Specifically, the light reflected by the first auxiliary reflector 32 and incident on the vicinal regions of both of the left and right side edges in the vicinity of the rear edge in the reflecting surface 34 a of the second auxiliary reflector 34 is reflected in the position placed apart from both the vertical plane including the center axis Ax2 of the paraboloid of revolution and the plane formed by the center axis Ax2 of the paraboloid of revolution and the axis line Ax1 of the line light source extending the width direction of the vehicle in the reflecting surface 32 a of the first auxiliary reflector 32. Therefore, the light source image of the line light source formed by reflecting the reflected light at the second auxiliary reflector 34 again is an oblique image extended in the inclined direction to the horizontal direction, for example, the light source image If shown in FIG. 5C. Therefore, it is possible to turn the oblique image in the direction which is deflected greatly in the horizontal direction with respect to the front direction of the vehicle by increasing the curvature of the convex curve in the vicinal region of the rear edge in the reflecting surface 34 a of the second auxiliary reflector 34 to reflect the light reflected by the first auxiliary reflector 32 and incident on the vicinal regions of both of the left and right side edges in a direction which is greatly deflected in a horizontal direction with respect to the front direction of the vehicle. Consequently, it is possible to prevent a close region on the forward road surface of the vehicle from being excessively bright.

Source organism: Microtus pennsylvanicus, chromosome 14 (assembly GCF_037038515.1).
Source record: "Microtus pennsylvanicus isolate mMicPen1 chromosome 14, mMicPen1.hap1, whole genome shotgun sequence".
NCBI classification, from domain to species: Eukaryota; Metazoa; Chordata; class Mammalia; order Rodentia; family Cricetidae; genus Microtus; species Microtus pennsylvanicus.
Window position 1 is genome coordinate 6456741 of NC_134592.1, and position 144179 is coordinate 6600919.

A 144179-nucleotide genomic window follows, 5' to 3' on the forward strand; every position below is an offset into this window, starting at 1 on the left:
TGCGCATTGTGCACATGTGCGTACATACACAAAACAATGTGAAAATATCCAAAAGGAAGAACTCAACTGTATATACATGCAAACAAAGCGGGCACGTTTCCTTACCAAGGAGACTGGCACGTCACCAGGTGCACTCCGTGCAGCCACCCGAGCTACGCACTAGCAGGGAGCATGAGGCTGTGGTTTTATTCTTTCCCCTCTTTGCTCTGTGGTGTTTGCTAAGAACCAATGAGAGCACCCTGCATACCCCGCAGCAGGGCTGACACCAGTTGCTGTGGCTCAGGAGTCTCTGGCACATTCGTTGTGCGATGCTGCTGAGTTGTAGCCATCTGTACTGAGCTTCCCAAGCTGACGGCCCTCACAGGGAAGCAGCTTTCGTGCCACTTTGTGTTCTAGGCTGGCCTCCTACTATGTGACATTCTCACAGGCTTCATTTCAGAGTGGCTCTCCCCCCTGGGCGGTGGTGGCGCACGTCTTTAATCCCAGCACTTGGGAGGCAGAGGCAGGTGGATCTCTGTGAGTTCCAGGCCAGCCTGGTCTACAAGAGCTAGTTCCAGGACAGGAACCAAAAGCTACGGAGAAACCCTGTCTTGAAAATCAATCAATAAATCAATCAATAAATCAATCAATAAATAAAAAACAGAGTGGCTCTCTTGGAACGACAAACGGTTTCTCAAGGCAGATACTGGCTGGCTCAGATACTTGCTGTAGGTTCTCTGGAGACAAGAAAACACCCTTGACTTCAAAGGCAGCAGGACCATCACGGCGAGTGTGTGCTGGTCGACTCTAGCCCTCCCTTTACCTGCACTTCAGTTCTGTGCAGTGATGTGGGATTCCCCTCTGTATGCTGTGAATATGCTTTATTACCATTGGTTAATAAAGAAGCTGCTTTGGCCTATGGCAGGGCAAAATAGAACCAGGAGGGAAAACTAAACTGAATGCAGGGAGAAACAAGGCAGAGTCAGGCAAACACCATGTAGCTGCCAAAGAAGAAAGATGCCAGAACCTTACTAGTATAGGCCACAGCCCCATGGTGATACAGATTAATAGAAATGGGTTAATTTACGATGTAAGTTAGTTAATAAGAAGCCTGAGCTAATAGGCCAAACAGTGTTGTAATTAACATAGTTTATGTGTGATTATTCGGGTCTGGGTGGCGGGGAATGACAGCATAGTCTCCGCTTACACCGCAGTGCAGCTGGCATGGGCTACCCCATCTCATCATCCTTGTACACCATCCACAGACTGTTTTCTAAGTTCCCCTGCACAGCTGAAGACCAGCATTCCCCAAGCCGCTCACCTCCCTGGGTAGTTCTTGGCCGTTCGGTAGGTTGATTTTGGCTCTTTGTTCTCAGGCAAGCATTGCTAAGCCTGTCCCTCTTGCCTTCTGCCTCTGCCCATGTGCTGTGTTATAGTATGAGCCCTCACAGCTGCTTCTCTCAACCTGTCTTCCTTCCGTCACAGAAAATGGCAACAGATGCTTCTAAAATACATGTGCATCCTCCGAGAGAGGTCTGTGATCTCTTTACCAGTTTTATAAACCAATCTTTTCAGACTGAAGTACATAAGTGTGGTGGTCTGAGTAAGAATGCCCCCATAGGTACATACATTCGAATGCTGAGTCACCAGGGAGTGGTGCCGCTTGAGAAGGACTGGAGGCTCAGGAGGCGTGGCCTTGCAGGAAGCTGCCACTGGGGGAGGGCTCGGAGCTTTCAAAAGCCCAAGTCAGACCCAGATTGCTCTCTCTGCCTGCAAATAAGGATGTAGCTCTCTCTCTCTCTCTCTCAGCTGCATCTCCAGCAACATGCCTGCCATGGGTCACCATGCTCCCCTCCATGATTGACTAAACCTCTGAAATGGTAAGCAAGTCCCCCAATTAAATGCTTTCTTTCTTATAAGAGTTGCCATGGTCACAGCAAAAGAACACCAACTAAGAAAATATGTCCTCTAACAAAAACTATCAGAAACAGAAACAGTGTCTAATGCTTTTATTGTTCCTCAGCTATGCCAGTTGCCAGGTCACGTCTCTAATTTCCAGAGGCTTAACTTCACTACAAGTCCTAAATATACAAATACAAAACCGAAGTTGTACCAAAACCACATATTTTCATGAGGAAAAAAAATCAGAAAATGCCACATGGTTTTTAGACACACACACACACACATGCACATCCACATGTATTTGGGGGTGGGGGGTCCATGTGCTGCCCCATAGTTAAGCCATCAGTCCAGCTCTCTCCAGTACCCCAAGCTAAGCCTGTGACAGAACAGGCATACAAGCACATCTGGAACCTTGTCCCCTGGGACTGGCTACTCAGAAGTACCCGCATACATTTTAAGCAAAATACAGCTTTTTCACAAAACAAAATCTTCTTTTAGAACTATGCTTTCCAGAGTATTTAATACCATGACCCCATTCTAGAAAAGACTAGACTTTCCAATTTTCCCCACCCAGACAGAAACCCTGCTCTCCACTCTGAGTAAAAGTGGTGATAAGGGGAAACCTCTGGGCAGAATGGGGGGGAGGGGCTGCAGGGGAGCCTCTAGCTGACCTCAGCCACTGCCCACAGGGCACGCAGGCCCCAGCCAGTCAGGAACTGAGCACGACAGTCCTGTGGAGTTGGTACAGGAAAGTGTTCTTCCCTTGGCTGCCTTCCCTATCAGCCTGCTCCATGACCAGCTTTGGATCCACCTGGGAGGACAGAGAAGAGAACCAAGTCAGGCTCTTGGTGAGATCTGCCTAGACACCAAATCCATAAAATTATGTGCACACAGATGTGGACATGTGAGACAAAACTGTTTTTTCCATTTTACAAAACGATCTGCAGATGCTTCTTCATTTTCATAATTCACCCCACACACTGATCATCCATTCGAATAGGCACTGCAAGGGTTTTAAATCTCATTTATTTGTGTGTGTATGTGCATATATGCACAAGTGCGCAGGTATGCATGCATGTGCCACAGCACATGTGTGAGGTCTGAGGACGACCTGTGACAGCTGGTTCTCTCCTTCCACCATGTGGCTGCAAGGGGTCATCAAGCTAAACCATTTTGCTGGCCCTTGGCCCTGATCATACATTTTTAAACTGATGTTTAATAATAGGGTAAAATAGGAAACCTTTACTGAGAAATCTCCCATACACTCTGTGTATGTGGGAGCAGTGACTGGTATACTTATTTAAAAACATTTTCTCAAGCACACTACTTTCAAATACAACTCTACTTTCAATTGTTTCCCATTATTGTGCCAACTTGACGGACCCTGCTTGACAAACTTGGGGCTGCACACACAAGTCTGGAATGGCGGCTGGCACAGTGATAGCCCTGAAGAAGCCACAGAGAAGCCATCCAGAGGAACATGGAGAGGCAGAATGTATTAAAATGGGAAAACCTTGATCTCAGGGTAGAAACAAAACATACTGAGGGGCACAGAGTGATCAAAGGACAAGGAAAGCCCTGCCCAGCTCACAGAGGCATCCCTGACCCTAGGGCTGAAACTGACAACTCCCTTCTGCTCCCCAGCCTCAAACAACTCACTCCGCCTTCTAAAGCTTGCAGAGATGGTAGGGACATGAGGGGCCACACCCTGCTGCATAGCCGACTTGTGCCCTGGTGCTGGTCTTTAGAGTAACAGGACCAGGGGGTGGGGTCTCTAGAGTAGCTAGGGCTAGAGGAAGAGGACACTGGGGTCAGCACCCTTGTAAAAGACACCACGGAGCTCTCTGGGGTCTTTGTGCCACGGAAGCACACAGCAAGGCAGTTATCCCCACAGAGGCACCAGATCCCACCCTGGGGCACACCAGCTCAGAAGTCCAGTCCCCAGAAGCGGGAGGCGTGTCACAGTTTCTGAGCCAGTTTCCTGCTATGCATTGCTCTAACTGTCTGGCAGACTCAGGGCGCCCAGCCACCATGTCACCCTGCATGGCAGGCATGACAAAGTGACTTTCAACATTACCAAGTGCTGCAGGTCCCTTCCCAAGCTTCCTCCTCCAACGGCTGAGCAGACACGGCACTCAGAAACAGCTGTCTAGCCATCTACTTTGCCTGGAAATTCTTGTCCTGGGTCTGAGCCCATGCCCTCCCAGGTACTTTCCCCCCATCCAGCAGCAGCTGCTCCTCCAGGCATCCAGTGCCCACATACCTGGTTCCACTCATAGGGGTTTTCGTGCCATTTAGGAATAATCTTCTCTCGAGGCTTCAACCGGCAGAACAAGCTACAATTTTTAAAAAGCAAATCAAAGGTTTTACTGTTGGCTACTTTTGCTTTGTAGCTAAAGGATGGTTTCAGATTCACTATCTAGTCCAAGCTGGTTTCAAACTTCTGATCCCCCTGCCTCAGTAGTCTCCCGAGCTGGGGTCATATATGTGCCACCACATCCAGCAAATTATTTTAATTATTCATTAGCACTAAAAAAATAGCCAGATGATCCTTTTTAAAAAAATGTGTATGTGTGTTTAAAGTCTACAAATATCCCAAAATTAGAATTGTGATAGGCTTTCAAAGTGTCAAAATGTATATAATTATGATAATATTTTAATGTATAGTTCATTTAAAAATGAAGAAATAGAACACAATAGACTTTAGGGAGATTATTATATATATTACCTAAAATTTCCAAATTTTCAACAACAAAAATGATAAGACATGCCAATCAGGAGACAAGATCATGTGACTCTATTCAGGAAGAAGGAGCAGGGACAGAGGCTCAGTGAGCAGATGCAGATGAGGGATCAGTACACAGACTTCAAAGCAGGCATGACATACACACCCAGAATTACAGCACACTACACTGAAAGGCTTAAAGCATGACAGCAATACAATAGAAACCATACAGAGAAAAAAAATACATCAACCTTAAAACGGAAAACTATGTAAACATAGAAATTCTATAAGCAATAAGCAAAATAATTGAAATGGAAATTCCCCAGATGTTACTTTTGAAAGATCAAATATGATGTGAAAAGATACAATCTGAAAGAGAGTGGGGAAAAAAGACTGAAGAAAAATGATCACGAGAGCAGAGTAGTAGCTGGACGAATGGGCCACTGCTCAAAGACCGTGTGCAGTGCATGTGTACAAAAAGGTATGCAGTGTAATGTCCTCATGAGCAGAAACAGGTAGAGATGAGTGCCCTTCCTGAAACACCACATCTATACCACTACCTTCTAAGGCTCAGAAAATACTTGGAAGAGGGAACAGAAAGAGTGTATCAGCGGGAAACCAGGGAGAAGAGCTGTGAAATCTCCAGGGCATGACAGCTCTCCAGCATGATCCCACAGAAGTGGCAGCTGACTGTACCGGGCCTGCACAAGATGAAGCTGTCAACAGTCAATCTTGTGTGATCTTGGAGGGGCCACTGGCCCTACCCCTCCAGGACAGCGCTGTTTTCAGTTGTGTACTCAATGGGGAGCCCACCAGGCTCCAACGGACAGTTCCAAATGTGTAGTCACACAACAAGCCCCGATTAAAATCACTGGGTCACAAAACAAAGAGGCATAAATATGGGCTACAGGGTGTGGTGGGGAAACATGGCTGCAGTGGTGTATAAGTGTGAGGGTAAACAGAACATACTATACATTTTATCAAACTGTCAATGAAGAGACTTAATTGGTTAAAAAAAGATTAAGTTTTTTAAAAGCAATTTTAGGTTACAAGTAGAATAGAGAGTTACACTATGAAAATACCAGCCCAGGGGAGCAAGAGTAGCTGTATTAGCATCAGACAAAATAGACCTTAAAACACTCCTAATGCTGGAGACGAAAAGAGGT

Next, description will be given to a second exemplary embodiment.

FIGS. 6 and 7 illustrate a vehicle headlamp 110 according to the second exemplary embodiment.

As shown in the drawings, the vehicle headlamp 110 according to the second exemplary embodiment has a basic structure which is the same as that of the vehicle headlamp 10 of the first exemplary embodiment. A structure of a second auxiliary reflector 134 is different from that of the second auxiliary reflector 34 of the first exemplary embodiment.

More specifically, the second auxiliary reflector 134 according to the second exemplary embodiment is disposed on a front side of a first auxiliary reflector 32 in the same manner as the second auxiliary reflector 34 of the first exemplary embodiment, and forwardly reflects a light emitted from a light source 14 a and reflected by the first auxiliary reflector 32. The second auxiliary reflector 134 and the first auxiliary reflector 32 are formed in a one-piece structure.

In the second auxiliary reflector 134, a reflecting surface 134 a is divided into a plurality of reflecting regions (five reflecting regions according to the second exemplary embodiment) 134 a 1, 134 a 2, 134 a 3, 134 a 4 and 134 a 5 in a front-and-rear direction. Each of the reflecting regions 134 a 2, 134 a 3, 134 a 4 and 134 a 5 is formed in a stripe shape extending in a horizontal direction except for the reflecting region 134 a 1 positioned on a rear end.